Today a strong body of research exists regarding the management of forest ecosystems and the genetic improvement of tree species and varieties. Forestry studies also include the development of better methods for the planting, protecting, thinning, controlled burning, felling, extracting, and processing of timber. One of the applications of modern forestry is reforestation, in which trees are planted and tended in a given area.

Trees provide numerous environmental, social and economic benefits for people.[ In many regions, the forest industry is of major ecological, economic, and social importance, with the United States producing more timber than any other country in the world. Third-party certification systems that provide independent verification of sound forest stewardship and sustainable forestry have become commonplace in many areas since the 1990s. These certification systems developed as a response to criticism of some forestry practices, particularly deforestation in less-developed regions along with concerns over resource management in the developed world.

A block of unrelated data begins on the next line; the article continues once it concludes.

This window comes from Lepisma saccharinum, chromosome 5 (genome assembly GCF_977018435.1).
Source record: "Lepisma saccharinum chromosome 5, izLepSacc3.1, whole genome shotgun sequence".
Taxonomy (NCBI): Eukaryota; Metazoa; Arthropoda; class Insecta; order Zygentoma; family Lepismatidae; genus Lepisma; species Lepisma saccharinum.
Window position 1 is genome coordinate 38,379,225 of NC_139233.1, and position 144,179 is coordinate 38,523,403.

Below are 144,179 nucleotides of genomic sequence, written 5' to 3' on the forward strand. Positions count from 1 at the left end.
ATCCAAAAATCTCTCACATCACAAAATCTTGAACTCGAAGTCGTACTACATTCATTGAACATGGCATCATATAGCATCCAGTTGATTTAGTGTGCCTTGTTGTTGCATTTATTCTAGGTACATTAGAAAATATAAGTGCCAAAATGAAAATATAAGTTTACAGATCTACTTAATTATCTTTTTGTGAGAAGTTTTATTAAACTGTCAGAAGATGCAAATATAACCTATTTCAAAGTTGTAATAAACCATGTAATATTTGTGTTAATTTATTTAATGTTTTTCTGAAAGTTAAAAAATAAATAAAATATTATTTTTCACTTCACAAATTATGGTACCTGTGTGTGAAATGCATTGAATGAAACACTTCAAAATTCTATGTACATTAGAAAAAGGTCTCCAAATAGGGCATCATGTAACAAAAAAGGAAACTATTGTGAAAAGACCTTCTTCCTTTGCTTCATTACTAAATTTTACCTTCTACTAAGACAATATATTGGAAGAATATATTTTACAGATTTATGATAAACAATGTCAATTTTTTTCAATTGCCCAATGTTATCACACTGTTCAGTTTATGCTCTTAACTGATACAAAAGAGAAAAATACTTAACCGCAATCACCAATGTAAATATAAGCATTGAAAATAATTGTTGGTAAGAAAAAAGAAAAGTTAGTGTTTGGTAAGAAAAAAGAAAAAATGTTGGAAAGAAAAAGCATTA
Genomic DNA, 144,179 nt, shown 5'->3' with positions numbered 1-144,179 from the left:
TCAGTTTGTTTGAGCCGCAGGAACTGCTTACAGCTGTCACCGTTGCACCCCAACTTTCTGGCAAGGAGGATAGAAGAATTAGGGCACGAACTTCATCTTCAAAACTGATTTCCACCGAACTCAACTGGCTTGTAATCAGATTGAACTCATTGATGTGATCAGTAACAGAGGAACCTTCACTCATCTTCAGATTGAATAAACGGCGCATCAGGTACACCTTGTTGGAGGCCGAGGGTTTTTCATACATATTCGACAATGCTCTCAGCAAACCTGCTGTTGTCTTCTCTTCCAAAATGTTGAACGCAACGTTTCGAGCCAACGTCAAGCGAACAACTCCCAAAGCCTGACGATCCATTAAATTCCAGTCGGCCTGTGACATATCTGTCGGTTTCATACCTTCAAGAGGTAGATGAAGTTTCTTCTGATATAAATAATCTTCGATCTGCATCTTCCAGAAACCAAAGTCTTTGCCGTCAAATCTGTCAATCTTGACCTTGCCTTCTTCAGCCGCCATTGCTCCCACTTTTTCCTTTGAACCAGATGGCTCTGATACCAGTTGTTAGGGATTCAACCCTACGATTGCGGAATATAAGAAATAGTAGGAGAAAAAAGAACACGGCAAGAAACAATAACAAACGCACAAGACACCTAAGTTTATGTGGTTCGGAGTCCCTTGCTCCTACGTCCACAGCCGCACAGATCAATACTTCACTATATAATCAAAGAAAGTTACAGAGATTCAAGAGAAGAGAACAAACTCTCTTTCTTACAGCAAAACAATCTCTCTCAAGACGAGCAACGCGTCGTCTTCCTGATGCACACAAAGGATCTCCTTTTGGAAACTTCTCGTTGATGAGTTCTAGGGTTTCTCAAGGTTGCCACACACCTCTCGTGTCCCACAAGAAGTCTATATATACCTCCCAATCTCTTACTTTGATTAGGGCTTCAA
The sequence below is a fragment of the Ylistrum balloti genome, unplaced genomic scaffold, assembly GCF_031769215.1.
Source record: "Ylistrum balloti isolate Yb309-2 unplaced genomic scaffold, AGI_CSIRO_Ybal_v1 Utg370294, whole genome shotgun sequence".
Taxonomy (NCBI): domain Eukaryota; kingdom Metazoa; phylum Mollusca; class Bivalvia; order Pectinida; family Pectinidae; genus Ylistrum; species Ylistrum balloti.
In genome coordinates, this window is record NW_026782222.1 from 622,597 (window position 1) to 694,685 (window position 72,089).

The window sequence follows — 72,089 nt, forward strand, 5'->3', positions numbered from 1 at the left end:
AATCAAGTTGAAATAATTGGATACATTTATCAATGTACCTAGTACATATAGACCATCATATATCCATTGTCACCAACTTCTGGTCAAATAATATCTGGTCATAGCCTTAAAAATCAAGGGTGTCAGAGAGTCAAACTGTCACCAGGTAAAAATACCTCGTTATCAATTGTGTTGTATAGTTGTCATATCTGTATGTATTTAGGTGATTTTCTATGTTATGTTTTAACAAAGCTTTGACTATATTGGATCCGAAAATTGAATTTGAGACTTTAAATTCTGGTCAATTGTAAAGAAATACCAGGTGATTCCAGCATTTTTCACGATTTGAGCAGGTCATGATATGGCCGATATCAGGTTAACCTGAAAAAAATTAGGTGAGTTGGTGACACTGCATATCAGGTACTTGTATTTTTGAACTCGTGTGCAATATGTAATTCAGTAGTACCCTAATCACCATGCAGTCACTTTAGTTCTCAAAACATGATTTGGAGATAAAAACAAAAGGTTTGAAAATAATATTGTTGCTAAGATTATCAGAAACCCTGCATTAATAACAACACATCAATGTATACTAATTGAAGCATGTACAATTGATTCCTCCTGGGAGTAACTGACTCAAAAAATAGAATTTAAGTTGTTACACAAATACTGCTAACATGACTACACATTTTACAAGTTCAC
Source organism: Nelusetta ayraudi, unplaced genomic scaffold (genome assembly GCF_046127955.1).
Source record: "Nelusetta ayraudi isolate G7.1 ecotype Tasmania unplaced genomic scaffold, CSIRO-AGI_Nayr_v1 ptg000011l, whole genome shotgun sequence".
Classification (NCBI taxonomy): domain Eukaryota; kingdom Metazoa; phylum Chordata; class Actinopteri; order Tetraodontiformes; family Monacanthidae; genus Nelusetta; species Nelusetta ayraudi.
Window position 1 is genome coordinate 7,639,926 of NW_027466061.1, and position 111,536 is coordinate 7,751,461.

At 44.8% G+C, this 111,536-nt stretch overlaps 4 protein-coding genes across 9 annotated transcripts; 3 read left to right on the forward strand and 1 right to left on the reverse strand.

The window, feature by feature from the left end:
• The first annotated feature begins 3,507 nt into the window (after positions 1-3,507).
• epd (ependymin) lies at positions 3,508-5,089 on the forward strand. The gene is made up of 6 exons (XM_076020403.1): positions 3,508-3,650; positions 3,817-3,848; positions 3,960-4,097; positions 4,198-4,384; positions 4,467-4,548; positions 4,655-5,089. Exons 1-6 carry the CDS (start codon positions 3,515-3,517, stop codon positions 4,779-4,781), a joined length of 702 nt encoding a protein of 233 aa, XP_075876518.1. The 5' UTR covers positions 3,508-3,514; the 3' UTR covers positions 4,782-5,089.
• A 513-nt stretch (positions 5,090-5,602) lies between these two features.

In topographically severe forested terrain, proper forestry is important for the prevention or minimization of serious soil erosion or even landslides. In areas with a high potential for landslides, forests can stabilize soils and prevent property damage or loss, human injury, or loss of life.

List of preferable institutions